The presidency has called on major companies to postpone planned layoffs in a bid to address growing concerns over looming retrenchments in South Africa’s business sector, emphasizing the importance of staying committed to the energy action plan and logistics turnaround strategy. The government asserts that measurable progress is on the horizon.

Rudi Dicks, the head of the project management office in the presidency, urged businesses to prioritize consistency, emphasizing that a stable and clear path forward is essential for economic recovery. “We have a plan. We need consistency, which will allow for stability and a clear way forward. We don’t need to chop and change. Business has partnered with government, and we urge business to stay the course,” stated Dicks.

Major players in the business sector, including Arcelor Mittal and Sibanye-Stillwater, have recently announced plans to lay off thousands of workers, citing both domestic issues and international factors. Despite these challenges, organized business and the government reached an agreement last June to collaborate on critical areas such as energy, logistics, and crime, aiming to turn around the country’s economy.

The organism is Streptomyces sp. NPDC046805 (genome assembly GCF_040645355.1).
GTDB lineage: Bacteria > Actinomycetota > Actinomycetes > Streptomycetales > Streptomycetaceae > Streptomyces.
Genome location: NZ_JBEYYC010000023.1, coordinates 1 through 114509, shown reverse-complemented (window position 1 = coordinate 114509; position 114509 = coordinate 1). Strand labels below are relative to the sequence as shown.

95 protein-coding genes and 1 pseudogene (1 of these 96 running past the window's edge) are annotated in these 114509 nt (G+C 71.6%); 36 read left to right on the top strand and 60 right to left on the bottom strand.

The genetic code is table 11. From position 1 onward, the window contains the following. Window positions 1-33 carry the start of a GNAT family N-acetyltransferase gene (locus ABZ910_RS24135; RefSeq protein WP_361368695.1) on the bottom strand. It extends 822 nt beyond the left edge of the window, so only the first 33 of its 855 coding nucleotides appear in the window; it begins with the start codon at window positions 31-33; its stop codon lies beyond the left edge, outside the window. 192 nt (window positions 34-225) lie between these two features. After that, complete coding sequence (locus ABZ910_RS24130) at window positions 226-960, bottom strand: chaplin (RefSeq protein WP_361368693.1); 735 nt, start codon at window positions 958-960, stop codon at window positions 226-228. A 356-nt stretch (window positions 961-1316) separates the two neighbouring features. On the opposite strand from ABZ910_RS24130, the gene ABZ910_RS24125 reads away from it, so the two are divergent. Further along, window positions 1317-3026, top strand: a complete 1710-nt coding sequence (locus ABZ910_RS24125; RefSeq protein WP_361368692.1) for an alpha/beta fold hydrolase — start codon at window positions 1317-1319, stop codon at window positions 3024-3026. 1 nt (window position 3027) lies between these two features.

Dicks addressed concerns about the potential decline in economic activity, stating, “If it is the prediction that economic activity is to decline further, what we have to do is convince the market that the plan [on logistics and energy] is credible and will be implemented quickly.”

Senior economist Iraj Abedien highlighted the importance of timely macroeconomic decisions, especially regarding state-owned entities such as Eskom and Transnet. Abedien expressed regret that essential actions were often taken too late, leading to devastating consequences for the economy.

“There is a lack of political courage to do things at the right time. We do this too late, when there is no other choice, and that has been devastating to the economy,” Abedien remarked.

Critics, including Abedien, pointed out a perceived delay in crucial decisions, stating that President Cyril Ramaphosa tends to act only after the damage has been done. This approach, they argue, has deepened the trust deficit during his administration.

The collaboration between the government and businesses becomes increasingly crucial as South Africa faces economic challenges and potential job losses. The success of the joint efforts in addressing energy, logistics, and crime is seen as a key factor in steering the country toward a more robust economic trajectory.